Another way to prepare the substrate surface is silanization. Silicon or silicon nitride cantilevers and glass have silanol groups on their surfaces, and these silanol groups can be functionalized with organic silanes carrying amine or carboxyl groups (Becke et al., 2018). Aminosilanization has been widely applied and standardized for AFM-SMFS (Zimmermann et al., 2010). Further immobilization steps can be performed by reacting amino groups with an N-hydroxysuccinimide (NHS) group. In many of the biological immobilization protocols, aminosilane is the starting layer for further derivatization.

Elastic Linkers

Proper flexible linkers are necessary for passivation of the surface to achieve very low non-specific interactions and for providing proper binding orientation with low steric hindrance away from the surface. The most common linkers are PEG (polyethylene glycol) polymers. PEGs are linear, highly flexible with well-characterized elastic behavior, and also commercially available with a wide range of functional groups at the ends including NHS, maleimide and azide groups. PEGs provide well-passivated surfaces and provide functional groups for further derivatization. Some disadvantages of PEG include possible polydispersity and a trans-gauche to all-trans isomerization reaction that sets in around 300 pN of tension. This isomerization can distort contour length analysis for systems at high force (Oesterhelt et al., 1999; Liese et al., 2017).

More recently, elastin-like polypeptides (ELP) have been developed as linkers (Ott et al., 2017). ELPs are composed of a repetitive GXGVP motif, where X can be any amino acid except proline. They are intrinsically disordered and provide added contour length and high flexibility, which are suitable for surface passivation. Also, since ELPs are encoded at the genetic level and expressed in bacteria, they are completely monodisperse with atomically defined lengths and compositions. These features make the use of ELPs a highly accurate measurement technique for analysis of contour length increments (Ott et al., 2017). Site-specific and orthogonal functional groups/peptide tags as well as fusion fingerprint domains can be introduced at the DNA level for further immobilization (Figure 3A).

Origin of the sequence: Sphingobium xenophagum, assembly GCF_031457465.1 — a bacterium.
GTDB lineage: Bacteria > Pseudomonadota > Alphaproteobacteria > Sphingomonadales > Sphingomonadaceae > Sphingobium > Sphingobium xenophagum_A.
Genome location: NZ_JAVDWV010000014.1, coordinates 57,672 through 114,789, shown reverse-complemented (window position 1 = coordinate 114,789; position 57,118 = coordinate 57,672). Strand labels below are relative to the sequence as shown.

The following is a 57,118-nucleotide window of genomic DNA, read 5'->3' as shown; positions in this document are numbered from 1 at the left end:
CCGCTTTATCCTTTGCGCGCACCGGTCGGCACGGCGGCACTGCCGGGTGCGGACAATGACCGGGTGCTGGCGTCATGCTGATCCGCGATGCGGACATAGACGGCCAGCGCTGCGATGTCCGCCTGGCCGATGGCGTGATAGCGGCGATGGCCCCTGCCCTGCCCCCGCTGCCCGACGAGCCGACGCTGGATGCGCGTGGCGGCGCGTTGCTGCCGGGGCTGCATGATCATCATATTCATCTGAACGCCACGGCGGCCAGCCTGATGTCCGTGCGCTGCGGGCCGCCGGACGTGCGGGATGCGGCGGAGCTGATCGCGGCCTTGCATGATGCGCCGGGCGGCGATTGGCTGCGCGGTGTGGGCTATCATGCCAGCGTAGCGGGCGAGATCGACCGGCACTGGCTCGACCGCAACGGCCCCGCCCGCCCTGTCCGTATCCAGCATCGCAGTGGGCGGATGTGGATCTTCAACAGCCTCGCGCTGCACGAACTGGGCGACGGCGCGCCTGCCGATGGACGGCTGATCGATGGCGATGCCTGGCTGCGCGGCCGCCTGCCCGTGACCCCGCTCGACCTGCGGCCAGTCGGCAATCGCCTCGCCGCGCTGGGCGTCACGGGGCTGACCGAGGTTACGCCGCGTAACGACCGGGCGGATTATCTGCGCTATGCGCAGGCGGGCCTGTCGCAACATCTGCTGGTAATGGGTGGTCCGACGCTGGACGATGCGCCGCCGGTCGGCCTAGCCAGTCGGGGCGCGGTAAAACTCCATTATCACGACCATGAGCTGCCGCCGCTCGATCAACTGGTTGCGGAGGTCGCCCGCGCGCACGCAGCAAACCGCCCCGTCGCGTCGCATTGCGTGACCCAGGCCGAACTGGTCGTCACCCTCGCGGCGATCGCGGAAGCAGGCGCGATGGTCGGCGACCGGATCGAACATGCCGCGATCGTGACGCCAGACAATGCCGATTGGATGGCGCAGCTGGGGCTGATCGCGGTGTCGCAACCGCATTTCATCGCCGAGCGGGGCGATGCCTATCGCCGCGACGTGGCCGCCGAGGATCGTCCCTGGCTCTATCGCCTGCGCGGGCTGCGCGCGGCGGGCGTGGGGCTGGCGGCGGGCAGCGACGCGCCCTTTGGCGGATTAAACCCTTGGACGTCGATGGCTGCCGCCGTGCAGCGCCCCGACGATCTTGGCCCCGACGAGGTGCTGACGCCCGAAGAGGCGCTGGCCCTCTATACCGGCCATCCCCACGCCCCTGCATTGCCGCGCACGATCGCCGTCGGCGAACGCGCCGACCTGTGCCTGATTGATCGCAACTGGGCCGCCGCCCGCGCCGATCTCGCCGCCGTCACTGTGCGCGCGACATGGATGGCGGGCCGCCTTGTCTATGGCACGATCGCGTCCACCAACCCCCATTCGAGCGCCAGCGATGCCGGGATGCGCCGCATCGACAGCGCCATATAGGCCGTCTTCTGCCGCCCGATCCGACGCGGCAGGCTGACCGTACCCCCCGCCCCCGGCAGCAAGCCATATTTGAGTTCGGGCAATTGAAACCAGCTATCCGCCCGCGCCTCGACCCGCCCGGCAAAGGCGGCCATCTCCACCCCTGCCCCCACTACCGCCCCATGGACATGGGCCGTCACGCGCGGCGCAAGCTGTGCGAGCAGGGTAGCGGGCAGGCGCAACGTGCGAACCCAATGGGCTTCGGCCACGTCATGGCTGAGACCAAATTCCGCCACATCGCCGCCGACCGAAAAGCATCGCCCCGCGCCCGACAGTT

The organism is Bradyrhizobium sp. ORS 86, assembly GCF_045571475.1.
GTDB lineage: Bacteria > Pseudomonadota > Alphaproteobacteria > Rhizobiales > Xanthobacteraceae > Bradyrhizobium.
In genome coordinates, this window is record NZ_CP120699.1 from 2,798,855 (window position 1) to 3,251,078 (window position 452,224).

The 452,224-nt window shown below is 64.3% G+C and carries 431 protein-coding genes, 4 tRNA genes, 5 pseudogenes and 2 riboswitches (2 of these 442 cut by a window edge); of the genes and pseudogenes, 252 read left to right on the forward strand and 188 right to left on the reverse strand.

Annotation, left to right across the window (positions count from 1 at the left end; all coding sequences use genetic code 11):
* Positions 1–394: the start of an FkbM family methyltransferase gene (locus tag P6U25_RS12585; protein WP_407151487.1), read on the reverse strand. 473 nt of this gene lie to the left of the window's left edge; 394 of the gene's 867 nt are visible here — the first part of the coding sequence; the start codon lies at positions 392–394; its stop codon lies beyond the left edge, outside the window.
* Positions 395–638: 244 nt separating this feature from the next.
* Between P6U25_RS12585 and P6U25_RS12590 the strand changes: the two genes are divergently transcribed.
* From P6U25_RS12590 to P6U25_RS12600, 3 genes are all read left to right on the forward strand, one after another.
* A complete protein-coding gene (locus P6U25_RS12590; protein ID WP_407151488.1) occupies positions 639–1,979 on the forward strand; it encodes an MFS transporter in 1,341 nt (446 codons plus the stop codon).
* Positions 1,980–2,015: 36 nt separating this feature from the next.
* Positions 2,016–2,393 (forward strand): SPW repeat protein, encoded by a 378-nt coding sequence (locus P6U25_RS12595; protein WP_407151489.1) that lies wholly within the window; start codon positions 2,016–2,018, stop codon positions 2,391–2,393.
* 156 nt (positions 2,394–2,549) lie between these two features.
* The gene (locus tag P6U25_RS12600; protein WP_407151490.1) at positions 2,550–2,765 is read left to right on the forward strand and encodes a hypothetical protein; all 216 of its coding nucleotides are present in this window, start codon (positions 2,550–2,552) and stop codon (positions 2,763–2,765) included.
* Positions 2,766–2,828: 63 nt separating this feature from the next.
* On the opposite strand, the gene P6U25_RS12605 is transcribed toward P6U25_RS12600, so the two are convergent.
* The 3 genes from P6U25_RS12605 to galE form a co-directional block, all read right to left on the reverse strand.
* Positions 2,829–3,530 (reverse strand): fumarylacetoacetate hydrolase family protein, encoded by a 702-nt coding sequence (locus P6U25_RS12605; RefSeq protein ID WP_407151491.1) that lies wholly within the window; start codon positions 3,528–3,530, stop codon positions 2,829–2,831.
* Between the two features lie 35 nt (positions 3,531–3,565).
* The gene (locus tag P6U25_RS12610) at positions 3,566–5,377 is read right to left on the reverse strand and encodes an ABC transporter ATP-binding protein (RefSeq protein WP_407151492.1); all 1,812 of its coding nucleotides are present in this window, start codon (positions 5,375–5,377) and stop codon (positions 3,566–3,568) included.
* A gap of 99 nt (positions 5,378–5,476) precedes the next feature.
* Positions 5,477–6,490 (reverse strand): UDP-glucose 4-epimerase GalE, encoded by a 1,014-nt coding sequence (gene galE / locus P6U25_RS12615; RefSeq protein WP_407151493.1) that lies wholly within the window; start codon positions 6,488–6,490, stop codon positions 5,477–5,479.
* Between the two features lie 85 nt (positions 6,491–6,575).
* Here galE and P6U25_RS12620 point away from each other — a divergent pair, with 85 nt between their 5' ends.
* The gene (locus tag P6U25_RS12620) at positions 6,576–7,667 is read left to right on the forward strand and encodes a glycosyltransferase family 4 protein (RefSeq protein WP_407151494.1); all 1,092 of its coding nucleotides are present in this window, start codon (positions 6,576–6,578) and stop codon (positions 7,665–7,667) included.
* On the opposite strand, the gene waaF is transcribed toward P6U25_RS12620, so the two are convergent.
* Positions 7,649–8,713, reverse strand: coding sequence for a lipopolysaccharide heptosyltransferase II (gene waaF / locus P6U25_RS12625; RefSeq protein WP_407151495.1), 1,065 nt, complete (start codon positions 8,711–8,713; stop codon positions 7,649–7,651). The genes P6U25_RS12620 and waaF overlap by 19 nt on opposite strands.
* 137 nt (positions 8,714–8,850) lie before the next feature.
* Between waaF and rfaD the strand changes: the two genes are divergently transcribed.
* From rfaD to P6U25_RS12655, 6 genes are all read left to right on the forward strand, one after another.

Site-Specific Immobilization Tags

Site-specific immobilization allows precise control over the geometrical loading configuration with dramatic effects on the observed mechanical response of protein domains and receptor-ligand complexes. Depending on the biological system being studied, it may be important to study the native pulling geometry experienced by the protein in vivo. For synthetic systems, the pulling geometry can be varied to optimize measurement performance or reveal insights into internal stiffness axes within the molecule (Dietz et al., 2006). Site-specific methods can furthermore provide higher yields of useable force-extension curves than non-specific or random covalent immobilization procedures (Walder et al., 2017). Site-specific conjugation can also reduce non-specific interactions since contaminating proteins in the sample are not linked to the surface during the conjugation reaction. This can provide higher accuracy, higher yield and generally more reliable results.

A simple site-specific method that is widely used is through cysteine. Cysteines are somewhat rare in proteins and spontaneously react with gold and maleimide. Genetically encoded point cysteine mutations can be used to conjugate a target protein to a maleimide-terminated PEGylated surface or cantilever. However, this method is limited partly due to hydrolysis of maleimides. Recently, several other methods were developed, and below we illustrate several strategies for site-specific immobilization of target molecules for AFM-SMFS (Figure 3; Banerjee and Howarth, 2018; Wang and Wu, 2018).

LPXTG Tag/GGG Tag/Sortase A